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Jim Janusz

by Jim Janusz

I would like to share my own journey through recovery with you.  It is spring 1993.  Picture me, a bright young man, trying to get through college with a promising future ahead, and a lot more hair.  I had entered college on a full Army ROTC scholarship based on previous high academic achievements.  Like many college students, I was trying to balance my studies with an active party life on the weekends.  

I couldn’t do it.  My ambition was soon overshadowed by a stressful and overwhelming schedule, and I soon found myself in the darkness of a nervous breakdown.  At the age of 19, my world seemed to turn upside down almost overnight.  It was my first hospitalization, and I had to withdraw from all my classes.  I never returned to college in the fall.  I felt entirely disconnected from my friends, as the shame seemed almost unbearable.

National Recovery Month

National Recovery Month (Recovery Month) is a national observance held every September to educate Americans that substance use treatment and mental health services can enable those with a mental and/or substance use disorder to live a healthy and rewarding life. Recovery Month celebrates the gains made by those in recovery, just as we celebrate health improvements made by those who are managing other health conditions such as hypertension, diabetes, asthma, and heart disease. The observance reinforces the positive message that behavioral health is essential to overall health, prevention works, treatment is effective, and people can and do recover.

Peter Welch and Copeland Center

Brattleboro, VT September 3, 2015 Congressman Peter Welch today announced the award of a federal grant from the Substance Abuse and Mental Health Services Administration (SAMHSA) to The Copeland Center for Wellness and Recovery, for its new program, Doors to Wellbeing, a program on creating accessibility to mental health and wellness services in the US.

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Survivor, Thought Leader Wins National Voice Award for Work in Trauma-Informed Care

WASHINGTON – By the time Cheryl Sharp reached the age of 24, she had survived nine suicide attempts, lost her mother to a mental illness and battled addictions. Today, she is a pioneer in the field of trauma-informed care and a recently announced winner of a 2015 Substance Abuse and Mental Health Services Administration Consumer/Peer Leadership Voice Award.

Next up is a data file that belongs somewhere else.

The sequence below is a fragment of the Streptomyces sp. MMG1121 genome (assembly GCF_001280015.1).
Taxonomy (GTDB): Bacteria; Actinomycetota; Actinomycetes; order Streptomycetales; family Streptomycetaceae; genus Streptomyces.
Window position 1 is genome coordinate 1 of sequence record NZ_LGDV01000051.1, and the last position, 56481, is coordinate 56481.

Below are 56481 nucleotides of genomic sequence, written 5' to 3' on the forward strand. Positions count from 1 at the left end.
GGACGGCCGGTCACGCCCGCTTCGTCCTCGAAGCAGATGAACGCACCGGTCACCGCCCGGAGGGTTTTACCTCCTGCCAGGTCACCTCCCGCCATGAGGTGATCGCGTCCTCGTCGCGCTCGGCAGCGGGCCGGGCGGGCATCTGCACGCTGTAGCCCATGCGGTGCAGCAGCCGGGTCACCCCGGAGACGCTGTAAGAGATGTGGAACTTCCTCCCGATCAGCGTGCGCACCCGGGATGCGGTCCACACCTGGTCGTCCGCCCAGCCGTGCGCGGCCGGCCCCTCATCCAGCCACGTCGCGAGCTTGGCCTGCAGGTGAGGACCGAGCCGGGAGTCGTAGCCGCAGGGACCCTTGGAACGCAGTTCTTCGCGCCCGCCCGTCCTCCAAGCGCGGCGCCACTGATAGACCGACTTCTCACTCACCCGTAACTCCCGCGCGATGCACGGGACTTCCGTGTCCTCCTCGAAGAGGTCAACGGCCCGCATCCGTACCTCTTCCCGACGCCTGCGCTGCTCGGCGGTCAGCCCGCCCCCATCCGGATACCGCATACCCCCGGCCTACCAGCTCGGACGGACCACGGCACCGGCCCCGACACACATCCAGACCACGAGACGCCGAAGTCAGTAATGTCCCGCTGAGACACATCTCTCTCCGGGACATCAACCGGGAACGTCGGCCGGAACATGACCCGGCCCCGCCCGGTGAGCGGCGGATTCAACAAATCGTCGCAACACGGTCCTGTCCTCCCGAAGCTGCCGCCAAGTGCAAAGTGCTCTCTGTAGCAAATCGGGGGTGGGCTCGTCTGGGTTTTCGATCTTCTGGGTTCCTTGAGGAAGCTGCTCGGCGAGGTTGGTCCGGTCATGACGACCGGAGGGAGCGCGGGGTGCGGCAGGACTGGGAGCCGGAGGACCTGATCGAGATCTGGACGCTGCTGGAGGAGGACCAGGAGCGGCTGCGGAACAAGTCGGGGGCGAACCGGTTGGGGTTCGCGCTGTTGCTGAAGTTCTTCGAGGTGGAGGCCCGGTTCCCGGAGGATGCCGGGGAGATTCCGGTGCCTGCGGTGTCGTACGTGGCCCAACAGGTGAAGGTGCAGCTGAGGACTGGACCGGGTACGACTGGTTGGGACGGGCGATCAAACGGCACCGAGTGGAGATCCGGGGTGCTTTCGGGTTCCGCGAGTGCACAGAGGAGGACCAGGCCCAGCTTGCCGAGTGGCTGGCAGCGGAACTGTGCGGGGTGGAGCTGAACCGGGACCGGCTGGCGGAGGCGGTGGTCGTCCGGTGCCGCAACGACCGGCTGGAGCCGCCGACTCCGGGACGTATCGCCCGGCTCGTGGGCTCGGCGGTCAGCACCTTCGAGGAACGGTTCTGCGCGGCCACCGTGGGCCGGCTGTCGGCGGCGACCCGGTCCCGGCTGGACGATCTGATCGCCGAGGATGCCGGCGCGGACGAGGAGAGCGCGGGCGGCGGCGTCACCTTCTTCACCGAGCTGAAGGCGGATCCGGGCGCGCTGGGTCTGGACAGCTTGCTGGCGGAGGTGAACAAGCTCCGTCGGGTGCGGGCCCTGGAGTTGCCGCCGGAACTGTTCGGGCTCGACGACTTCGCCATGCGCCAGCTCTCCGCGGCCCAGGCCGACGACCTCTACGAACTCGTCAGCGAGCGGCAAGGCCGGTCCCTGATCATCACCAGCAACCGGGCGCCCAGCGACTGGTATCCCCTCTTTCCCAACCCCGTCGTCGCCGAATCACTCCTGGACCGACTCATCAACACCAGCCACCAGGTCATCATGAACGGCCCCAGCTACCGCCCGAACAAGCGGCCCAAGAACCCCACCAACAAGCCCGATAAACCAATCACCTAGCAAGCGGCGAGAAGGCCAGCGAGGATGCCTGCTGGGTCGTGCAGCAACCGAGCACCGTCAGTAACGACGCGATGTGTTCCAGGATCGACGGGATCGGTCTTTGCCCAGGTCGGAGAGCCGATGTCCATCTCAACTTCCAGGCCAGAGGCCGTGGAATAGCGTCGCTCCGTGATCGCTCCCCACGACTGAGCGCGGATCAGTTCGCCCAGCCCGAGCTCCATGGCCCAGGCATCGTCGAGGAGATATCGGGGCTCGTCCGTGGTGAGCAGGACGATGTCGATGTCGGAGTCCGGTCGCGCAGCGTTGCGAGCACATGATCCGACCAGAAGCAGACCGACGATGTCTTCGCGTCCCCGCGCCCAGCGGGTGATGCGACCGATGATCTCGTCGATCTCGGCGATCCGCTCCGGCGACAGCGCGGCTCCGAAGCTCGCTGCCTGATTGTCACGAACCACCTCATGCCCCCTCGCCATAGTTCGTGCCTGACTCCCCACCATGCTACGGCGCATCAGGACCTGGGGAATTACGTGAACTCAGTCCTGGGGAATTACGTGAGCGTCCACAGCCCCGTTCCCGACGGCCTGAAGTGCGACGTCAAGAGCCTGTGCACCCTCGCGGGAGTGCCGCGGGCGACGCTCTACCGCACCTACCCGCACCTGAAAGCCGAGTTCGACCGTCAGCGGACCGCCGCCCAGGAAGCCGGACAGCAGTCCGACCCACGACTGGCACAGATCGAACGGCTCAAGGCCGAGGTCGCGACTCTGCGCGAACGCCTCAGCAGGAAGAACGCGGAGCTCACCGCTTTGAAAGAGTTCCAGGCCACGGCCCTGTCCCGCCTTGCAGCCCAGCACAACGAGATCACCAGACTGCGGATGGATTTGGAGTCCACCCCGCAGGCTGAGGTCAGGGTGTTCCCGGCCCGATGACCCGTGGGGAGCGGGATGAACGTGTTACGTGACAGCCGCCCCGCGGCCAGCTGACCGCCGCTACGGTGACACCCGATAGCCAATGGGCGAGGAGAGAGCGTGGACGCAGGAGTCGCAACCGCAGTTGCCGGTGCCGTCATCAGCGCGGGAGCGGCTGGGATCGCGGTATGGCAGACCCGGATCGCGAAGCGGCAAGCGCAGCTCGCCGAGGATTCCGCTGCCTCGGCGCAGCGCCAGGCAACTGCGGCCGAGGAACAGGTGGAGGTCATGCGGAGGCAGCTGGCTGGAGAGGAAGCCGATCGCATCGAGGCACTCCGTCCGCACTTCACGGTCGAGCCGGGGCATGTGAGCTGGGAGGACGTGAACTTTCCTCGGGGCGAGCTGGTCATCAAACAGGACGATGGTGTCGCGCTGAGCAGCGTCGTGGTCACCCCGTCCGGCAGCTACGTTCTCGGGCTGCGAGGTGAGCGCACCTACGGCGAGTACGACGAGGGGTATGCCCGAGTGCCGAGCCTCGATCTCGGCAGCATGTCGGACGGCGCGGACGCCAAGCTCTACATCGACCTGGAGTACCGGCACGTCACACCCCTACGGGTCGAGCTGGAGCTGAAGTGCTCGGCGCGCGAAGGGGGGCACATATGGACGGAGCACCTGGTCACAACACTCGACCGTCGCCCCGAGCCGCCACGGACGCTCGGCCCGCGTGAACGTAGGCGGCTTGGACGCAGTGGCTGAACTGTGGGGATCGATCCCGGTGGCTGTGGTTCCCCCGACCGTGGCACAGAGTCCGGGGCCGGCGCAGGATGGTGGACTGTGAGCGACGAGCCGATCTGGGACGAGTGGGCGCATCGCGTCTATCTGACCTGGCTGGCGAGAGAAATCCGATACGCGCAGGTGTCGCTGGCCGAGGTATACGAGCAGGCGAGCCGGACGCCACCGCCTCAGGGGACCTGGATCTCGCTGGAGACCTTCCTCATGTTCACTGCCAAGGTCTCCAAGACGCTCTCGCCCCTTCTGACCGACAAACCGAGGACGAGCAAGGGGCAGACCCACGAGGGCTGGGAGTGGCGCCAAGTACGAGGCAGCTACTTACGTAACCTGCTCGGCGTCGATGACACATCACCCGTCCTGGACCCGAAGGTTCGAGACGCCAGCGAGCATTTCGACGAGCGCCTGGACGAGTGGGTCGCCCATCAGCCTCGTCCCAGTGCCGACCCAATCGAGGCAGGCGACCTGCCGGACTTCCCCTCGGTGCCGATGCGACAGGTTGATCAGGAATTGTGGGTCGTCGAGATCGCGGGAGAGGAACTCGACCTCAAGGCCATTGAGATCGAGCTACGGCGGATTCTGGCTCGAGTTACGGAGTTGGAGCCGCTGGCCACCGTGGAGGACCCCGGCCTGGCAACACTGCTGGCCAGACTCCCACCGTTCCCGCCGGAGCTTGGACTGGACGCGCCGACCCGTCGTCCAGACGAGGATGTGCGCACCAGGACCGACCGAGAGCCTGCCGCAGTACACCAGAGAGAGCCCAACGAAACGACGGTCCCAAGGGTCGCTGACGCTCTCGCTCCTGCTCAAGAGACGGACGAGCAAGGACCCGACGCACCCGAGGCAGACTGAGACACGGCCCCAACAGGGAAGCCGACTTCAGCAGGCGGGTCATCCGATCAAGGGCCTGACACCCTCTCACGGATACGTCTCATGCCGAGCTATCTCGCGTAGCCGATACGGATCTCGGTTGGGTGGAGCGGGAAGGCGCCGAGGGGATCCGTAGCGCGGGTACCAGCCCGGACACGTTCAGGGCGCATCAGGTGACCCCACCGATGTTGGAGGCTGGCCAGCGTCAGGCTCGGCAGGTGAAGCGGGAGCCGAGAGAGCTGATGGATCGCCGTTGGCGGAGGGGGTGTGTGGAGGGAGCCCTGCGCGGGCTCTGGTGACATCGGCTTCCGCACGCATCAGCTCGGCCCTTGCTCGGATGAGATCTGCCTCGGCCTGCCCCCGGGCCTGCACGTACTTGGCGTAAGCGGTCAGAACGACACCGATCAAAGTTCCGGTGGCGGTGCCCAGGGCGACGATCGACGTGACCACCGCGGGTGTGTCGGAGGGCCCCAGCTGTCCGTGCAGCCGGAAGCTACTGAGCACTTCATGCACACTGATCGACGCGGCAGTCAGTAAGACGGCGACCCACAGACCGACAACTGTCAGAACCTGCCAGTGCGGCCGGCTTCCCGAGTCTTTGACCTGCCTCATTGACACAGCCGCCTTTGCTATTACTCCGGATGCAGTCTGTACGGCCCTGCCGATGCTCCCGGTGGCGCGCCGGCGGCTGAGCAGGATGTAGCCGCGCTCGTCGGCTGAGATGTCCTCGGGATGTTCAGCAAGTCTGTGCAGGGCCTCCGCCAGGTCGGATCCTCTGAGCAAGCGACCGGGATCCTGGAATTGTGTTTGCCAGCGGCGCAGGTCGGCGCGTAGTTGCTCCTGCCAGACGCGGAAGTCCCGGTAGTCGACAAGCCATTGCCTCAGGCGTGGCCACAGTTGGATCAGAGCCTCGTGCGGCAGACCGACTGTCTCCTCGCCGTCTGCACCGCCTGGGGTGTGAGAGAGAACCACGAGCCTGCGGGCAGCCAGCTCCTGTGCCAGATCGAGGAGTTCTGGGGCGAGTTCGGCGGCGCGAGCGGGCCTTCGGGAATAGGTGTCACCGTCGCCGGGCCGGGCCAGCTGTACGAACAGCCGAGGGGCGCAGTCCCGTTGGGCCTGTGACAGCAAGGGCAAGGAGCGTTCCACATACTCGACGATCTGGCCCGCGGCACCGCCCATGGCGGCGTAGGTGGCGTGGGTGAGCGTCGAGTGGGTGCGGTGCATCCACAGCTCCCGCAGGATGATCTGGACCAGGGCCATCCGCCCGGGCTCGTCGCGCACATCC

Peer Support

TRUFANT, Mich.—The important roles and value of people helping others in the mental health and addictions fields will be the focus of a Global Peer Supporter Celebration Day.

“Peer supporters are individuals who are well along in their recovery journeys from mental health and/or addiction challenges who help others on their journeys,” according to Steve Harrington, Executive Director of the International Association of Peer Supporters (iNAPS). “This is a relatively new profession that has quickly proven to be cost effective in the treatment of these disorders.”

Komala Pepin
A warm welcome to our newest member of the board of director, Komala Pepin. Komala was born in Durban, South Africa and at age 10 moved to Alberta, Canada. During her first mental health placement as a student Occupational Therapist she found her lifelong passion.  Komala’s dynamic 35 year career included a leadership role as an Addiction and Mental Health Program manager with Alberta Health Services, Edmonton. She was instrumental in leading transformative system change in the area of peer support and recovery focused care.
Stacie Leap

I found out about WRAP when I first became a volunteer for PRO-ACT in Philadelphia, PA. As a volunteer, I was trained as a recovery coach where I assist those in short-term recovery with identifying ways they can sustain their recovery and work on achieving their life’s goals which included education, employment housing, spirituality, and other domains.

In helping others through their recovery, I felt I was unable to hold my own. I kept feeling empty when I was alone and only felt complete when I was volunteering and assisting others. I was suicidal without cause every day and I faked a smile throughout the day wishing the quote “fake it til you make it” would work for me. I felt myself falling deeper into my depression and felt so hopeless. I knew this was not the life I wanted to live. I saw a flyer offering information about WRAP and an upcoming workshop about it. I called the contact on that paper and registered for the next class.

Linda Meyer

In the middle of a trauma crisis late in my life, feeling so controlled by professionals, I reached out on the internet and found a ‘crisis plan’ to stop the chaotic place I was in with many suicide attempts and to hopefully not add to the 20 plus hospitalizations I already had in 4 years.

Completing this crisis plan allowed me to understand my own struggles with triggers and what had gone so wrong in my life, my crisis plan ended up looking like a book. Having it official with registering it with my state by my lawyer and putting it in my file at my hospital, my Psychiatrist was very supportive of this and together we began to regain my life back.